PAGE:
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The rich get richer through the recovery


The top 10 percent of earners took more than half of the country’s total income in 2012, the highest level recorded since the government began collecting the relevant data a century ago, according to an updated study by the prominent economists Emmanuel Saez and Thomas Piketty.


The top 1 percent took more than one-fifth of the income earned by Americans, one of the highest levels on record since 1913, when the government instituted an income tax.


The figures underscore that even after the recession the country remains in a new Gilded Age, with income as concentrated as it was in the years that preceded the Depression of the 1930s, if not more so.


High stock prices, rising home values and surging corporate profits have buoyed the recovery-era incomes of the most affluent Americans, with the incomes of the rest still weighed down by high unemployment and stagnant wages for many blue- and white-collar workers.


“These results suggest the Great Recession has only depressed top income shares temporarily and will not undo any of the dramatic increase in top income shares that has taken place since the 1970s,” Mr. Saez, an economist at the University of California, Berkeley, wrote in his analysis of the data.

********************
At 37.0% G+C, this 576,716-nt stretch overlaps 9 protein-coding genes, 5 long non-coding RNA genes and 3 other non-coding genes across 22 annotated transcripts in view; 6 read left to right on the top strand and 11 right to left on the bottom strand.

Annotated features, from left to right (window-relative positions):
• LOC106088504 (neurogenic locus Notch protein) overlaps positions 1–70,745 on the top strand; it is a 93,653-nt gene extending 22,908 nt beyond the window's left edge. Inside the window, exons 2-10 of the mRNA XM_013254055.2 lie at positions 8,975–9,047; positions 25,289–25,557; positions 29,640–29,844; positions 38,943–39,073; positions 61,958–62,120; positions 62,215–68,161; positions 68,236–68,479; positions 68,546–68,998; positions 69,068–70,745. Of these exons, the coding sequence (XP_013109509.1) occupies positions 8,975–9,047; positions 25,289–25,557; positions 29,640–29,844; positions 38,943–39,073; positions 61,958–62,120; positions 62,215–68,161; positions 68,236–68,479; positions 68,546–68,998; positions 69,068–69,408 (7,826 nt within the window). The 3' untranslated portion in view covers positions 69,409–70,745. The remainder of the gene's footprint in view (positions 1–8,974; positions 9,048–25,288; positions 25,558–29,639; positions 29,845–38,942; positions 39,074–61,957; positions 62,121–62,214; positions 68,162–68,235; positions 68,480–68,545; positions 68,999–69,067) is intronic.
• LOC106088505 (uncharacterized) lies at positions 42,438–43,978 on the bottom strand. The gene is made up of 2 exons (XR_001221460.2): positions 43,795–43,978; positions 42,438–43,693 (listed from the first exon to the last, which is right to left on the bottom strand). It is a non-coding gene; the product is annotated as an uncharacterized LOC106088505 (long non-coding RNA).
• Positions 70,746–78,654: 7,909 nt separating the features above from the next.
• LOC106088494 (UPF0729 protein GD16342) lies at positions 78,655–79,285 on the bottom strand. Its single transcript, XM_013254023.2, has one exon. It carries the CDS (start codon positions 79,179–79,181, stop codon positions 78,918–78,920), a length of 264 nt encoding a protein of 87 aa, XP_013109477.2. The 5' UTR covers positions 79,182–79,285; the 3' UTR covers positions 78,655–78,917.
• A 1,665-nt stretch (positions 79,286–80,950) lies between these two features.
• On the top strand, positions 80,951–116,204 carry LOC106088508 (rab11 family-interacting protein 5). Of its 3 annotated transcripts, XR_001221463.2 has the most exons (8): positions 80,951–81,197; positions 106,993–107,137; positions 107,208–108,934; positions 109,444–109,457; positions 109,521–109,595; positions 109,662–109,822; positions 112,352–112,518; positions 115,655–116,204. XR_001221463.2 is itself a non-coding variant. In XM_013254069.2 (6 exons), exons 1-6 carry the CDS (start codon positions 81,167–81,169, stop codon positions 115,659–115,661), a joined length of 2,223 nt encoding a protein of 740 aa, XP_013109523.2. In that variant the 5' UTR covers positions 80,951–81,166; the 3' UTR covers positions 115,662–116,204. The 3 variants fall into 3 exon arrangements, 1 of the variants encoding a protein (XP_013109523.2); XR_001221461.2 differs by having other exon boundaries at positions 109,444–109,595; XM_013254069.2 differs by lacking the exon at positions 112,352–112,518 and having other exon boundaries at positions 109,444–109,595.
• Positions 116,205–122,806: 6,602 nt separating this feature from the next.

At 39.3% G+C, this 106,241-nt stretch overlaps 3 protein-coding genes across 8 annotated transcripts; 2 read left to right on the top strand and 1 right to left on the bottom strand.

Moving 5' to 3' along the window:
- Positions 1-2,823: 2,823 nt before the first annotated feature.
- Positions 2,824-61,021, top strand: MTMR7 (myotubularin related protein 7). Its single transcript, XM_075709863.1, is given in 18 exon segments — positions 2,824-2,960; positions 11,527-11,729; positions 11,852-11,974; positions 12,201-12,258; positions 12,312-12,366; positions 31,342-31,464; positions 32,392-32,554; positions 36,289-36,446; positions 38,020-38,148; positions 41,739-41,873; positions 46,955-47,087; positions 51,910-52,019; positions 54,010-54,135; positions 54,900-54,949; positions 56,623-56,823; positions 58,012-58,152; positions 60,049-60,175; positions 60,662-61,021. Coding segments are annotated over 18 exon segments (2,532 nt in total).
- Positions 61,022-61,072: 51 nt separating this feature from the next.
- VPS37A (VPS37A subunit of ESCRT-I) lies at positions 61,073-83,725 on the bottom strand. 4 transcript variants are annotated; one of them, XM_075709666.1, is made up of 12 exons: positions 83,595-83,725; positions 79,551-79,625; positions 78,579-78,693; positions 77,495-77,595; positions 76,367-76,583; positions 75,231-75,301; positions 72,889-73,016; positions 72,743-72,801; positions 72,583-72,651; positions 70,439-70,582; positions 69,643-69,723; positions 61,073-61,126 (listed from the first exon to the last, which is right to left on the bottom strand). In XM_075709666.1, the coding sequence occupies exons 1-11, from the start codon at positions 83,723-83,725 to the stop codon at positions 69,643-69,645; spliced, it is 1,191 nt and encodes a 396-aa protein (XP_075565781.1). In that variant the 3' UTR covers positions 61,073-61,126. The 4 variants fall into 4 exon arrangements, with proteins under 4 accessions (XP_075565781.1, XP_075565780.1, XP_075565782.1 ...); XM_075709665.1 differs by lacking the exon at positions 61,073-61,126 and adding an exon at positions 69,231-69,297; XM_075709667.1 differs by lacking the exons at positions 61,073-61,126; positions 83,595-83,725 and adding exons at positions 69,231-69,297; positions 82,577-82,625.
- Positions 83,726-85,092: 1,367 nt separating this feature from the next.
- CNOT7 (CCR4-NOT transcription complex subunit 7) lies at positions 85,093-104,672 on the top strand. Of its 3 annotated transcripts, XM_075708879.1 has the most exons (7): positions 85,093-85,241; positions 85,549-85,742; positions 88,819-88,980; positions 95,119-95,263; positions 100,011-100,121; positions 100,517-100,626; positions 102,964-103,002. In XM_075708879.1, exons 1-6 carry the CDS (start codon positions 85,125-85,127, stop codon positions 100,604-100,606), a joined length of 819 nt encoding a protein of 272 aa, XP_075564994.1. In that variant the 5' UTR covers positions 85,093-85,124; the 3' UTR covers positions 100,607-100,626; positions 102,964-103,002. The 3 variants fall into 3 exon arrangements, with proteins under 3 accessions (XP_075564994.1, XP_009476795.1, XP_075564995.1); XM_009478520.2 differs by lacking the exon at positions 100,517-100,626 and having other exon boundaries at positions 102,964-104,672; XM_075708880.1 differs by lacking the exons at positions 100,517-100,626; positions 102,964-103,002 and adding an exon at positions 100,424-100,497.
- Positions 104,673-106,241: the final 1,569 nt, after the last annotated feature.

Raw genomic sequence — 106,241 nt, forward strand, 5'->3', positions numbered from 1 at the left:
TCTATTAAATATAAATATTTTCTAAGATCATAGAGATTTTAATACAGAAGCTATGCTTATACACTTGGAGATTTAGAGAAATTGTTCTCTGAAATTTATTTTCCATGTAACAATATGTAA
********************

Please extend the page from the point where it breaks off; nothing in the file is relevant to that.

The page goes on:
The income share of the top 1 percent of earners in 2012 returned to the same level as before both the Great Recession and the Great Depression: just above 20 percent, jumping to about 22.5 percent in 2012 from 19.7 percent in 2011.


That increase is probably in part due to one-time factors. Congress made a last-minute deal to avoid the expiration of all of the Bush-era tax cuts in January. That deal included a number of tax increases on wealthy Americans, including bumping up levies on investment income. Seeing the tax changes coming, many companies gave large dividends and investors cashed out.


But the economists noted that the trends looked the same for income figures including and excluding realized capital gains — implying that the temporary tax moves were not the only reason the top 1 percent did so well relative to everyone else in 2012.

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